Namibian-born legal officer at the African Court in Tanzania, Fillemon Shikomba says there is no future for any society that does not care for children and as such, a society that does not respect and protect mothers cannot claim to love children.
Shikomba said this in respect of today, which is the International Day of the African Child to remind all and sundry to work towards an Africa that works for everyone.
The theme for the Day of the African Child (DAC) 2021 is ‘30 years after the adoption of the Charter: Accelerate the implementation of Agenda 2040 for an Africa fit for children’.
“In this respect, our continent is showing progress by enacting human rights treaties aimed at protecting children and mothers, and established the Human Rights Commission, the African Court and the Committee for Children,” Shikomba told Youth Corner from his base in Arusha, Tanzania.
He, however, said these instruments and institutions mean nothing unless signed, ratified and complied with by African states, and urged all African states to do so.
Shikomba was recently appointed as a legal officer at the African Court, which is the judicial arm of the African Union in Tanzania, with the main task of doing legal research on human rights laws (regional and international), and dealing with various issues related to case management. This court was established by African countries to ensure the protection of human and people’s rights in Africa.
Shikomba has a Bachelor Degree in Law from Tambov State University, Russia and a Master’s Degree in law from the Hofstra University, United States of America. He has several certifications from various institutions focusing on Politics (Yale University), Law (University of Pennsylvania) and Public Management (Howard University), and on Media Freedom and Freedom of Expression in Africa (Wits University, South Africa).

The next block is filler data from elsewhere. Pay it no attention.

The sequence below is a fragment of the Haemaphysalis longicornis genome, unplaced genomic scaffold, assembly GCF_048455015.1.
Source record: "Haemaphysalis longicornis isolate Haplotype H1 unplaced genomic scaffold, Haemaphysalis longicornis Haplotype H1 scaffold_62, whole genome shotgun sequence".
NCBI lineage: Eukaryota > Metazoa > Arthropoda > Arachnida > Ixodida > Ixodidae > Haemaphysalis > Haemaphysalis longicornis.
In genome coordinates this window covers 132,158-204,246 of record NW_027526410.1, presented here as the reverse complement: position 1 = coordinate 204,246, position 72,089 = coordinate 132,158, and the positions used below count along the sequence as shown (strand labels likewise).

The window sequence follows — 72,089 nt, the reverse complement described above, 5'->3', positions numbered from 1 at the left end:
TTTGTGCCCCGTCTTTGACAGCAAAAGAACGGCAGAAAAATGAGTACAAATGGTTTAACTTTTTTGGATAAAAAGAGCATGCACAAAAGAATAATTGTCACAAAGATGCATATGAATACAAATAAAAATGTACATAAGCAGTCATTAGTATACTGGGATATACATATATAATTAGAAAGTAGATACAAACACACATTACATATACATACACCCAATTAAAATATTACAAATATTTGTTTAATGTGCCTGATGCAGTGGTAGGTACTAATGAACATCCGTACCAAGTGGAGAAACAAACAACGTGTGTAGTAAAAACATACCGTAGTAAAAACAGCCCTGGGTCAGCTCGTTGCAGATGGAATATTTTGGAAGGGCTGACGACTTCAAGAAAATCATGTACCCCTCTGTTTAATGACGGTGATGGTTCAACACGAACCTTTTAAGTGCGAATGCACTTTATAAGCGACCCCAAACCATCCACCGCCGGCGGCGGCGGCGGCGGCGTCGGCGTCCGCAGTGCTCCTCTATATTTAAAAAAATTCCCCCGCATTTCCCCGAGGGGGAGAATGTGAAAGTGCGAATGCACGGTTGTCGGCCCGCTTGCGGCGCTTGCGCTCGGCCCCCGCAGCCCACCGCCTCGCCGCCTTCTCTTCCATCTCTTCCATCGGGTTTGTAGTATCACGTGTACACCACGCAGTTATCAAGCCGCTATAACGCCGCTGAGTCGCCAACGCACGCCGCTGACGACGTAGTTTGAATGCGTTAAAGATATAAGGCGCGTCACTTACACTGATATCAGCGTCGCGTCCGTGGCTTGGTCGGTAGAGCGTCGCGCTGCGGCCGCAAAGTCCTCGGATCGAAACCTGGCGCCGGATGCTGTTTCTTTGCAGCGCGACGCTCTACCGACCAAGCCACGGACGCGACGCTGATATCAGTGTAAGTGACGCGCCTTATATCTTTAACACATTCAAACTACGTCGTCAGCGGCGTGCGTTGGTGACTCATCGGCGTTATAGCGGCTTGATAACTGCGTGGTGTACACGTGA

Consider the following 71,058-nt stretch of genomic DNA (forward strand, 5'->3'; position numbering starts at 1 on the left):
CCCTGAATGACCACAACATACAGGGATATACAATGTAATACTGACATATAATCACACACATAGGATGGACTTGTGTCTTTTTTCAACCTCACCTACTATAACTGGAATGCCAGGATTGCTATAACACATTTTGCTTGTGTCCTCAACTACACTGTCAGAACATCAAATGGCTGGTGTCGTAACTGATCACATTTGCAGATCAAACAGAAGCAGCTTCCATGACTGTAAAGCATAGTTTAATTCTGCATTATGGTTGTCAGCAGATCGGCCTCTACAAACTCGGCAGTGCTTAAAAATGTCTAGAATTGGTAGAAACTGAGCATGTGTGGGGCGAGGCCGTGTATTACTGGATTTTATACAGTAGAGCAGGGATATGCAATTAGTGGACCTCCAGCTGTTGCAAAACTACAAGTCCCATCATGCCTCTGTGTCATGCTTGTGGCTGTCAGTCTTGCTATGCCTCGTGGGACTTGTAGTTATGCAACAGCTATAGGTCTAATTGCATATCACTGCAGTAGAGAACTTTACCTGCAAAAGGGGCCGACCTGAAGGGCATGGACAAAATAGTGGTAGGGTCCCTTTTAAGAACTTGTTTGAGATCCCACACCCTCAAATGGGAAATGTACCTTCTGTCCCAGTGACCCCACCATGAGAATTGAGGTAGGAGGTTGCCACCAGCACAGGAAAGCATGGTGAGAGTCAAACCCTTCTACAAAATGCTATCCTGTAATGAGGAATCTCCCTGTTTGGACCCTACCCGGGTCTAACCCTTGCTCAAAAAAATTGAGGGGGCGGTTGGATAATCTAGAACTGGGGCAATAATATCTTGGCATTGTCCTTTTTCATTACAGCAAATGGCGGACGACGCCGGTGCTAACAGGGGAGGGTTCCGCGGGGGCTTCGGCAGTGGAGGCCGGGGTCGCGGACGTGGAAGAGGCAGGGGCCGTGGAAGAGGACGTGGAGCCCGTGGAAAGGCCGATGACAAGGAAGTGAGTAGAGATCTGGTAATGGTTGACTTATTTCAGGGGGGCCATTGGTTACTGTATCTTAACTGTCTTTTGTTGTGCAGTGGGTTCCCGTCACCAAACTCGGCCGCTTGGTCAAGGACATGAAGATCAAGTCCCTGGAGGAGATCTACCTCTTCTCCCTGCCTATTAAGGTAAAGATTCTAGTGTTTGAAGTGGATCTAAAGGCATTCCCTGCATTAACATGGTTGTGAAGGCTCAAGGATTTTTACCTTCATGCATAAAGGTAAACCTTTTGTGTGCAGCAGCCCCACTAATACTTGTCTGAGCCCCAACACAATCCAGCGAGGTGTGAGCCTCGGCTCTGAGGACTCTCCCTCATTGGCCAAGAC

His experience involves work with the United Nations, attending The Mandela Washington Fellowship for Young African Leaders, and the African Union’s Youth Programme.
The 28-year-old Ethindi born said being raised in a deep-rooted cultural setup made him fall in love with the law, something he urged parents and those in power to accord children.
“Culture is a reflection of the society’s life, including their legal relationship. In this connection, I had the privilege of witnessing the elders of our village peacefully and wisely resolving disputes. In this sense, I can rightly say that I was raised in a cultural setup to become the person I am today. As the first person in my family to study law, I had to believe in my dream more, and the voice inside had to be louder than that of the outside world,” highlighted Shikomba.
Moving from New York to Tanzania was a bold step for which so many friends criticised him, but he believes in giving back to his continent, stressing: “What is important is the progress of African institutions; there is value in returning to the continent and bringing the experience back home.”
“I always believed in standing up for people and this role allows me to stand up for those who cannot stand up for themselves. It allows me to give back to our continent.”
He said this also presents an excellent opportunity for Namibia to ratify the Courts Protocol and make a declaration for Namibian nationals and organisations to bring cases directly before the African Court.
“Our African human rights system is very rich. Now more than ever, we must seize the opportunity for Namibia to show commitment to human rights issues in Africa by ratifying key African human rights instruments.”